Federal district Judge Ellen S. Huvelle has sentenced lots of felons who abused the government’s trust, including a former congressman and super lobbyist Jack Abramoff.
But on Wednesday she found herself with possibly the most confounding case: EPA climate-change expert John C. Beale, who stole more than $800,000 pretending to work for the CIA and was sentenced to 21/2 years in prison.
What nagged at the judge was not just the amount of money stolen through the bizarre ruse. She wanted to know just what Beale did during all those months he got paid for doing nothing.
Beale didn’t go on long vacations. He didn’t have a taste for expensive cars and mistresses as did Kerry Khan, an Army Corps of Engineers official recently sent to prison in a contract scam case. Nor did investigators find $40,000 watches or guitars signed by rock stars similar to the loot they seized from former Rep. Jesse Jackson Jr., who ripped off campaign donors to the tune of more than $700,000 and who is also in prison.
“To say it’s simply greed is too simplistic,” Judge Huvelle said. “What did he do with that time?”
At one point, according to testimony, investigators pressed Beale on whether he had a second family. He told them no.
In lengthy mea culpa in court Wednesday, Beale said “simple greed” motivated him, but he acknowledged something else, hinting at some revelations that could have surfaced during his recent months of therapy.
Citing his own insecurities, Beale, who had been one of the federal government’s highest-paid employees, said he developed a pattern of lying and manipulating to people close to him, including family.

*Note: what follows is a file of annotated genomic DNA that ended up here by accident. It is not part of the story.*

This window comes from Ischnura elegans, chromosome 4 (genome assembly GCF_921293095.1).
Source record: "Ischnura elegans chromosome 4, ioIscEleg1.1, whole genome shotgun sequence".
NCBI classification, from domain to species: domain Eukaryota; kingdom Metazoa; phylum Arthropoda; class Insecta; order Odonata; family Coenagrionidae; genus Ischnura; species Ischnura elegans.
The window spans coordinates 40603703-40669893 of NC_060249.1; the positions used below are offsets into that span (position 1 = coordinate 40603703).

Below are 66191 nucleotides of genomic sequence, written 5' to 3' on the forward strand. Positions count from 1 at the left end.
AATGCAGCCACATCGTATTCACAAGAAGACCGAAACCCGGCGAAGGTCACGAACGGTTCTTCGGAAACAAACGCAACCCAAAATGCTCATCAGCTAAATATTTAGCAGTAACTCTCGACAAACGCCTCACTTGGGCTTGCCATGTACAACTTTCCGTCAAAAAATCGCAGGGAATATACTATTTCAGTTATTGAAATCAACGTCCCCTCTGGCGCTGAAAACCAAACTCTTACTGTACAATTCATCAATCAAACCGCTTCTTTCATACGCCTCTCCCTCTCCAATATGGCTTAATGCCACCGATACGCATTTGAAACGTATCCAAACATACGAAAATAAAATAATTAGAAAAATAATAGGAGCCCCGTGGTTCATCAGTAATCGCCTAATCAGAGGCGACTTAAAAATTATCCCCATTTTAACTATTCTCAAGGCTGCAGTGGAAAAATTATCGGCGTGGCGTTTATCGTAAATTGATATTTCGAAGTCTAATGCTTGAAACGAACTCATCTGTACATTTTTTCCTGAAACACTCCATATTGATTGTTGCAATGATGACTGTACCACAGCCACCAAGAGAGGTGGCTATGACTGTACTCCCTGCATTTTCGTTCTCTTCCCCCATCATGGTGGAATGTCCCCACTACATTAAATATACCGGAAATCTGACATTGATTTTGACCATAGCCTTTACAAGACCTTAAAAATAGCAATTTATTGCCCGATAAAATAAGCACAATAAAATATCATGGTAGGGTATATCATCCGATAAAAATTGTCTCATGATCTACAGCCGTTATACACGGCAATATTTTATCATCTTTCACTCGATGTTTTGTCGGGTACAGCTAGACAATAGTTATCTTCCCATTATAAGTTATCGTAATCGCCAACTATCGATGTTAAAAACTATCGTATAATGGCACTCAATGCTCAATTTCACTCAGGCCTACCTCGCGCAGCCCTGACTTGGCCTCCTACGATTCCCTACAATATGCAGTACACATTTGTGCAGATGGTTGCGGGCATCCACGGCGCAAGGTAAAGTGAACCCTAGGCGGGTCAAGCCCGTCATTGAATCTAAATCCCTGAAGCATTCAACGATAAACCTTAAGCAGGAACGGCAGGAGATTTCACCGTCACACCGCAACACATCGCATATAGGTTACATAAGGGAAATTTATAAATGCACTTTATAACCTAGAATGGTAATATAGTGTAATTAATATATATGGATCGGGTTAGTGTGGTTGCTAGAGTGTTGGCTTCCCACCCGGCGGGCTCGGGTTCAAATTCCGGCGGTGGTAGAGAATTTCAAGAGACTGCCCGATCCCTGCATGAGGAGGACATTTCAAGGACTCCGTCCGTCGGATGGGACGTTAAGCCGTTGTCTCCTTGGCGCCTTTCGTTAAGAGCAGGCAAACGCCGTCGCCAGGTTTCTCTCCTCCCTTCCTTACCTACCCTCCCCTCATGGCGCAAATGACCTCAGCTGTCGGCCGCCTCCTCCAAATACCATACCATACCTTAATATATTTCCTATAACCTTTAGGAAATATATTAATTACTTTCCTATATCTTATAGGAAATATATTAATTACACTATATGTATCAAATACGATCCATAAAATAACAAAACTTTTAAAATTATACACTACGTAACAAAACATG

He said he got a “rush of excitement” in getting away with it. As for how he spent his free time, he talked about working around his house and reading.
“You get into a habit of doing this just for the sake of doing it,” said Beale, who liquidated his retirement accounts to make good on $1.3 million in restitution and forfeiture combined in the case.
The Princeton-educated Beale said he didn’t know much shame in his life, but now “it’s my constant companion.”
“How I did this is also shameful to me,” he said.
James Smith, an assistant U.S. Attorney, deemed Beale’s time and attendance fraud “notorious” and “historic.”
The prosecutor said it all began with a simple falsified calendar entry more than a decade ago. But unchecked and unchallenged, Beale grew more emboldened. At his sentencing, Beale said he said he exploited flaws in the management system.
Toward the end of his more than decade-long scheme, he was telling stories of working for the CIA to explain his long absences from work, protecting people from torture.
“Mr. Beale never worked for the CIA, he never held a security clearance,” Mr. Smith said.
Unlike many defendants offered a chance to speak before they’re sentenced, Beale seemed to spend most of his time agreeing with the prosecution. He didn’t ask for a lenient sentence or offer excuses.
When the judge told him he was a stain on the federal workforce, Beale agreed.
Soon after Beale’s sentencing, Sen. David Vitter of Louisiana, the ranking Republican on the Senate Environment and Public Works Committee, issued a statement saying the case “highlights a massive problem with the EPA.”
“We need to know just how vulnerable is this agency,” he said, adding that the money had been stolen from “right under [EPA] Administrator Gina McCarthy’s nose.”
In a statement to The Washington Times earlier this week, EPA spokeswoman Alisha Johnson said the fraud was uncovered by Ms. McCarthy when she was heading the agency’s Office of Air and Radiation.
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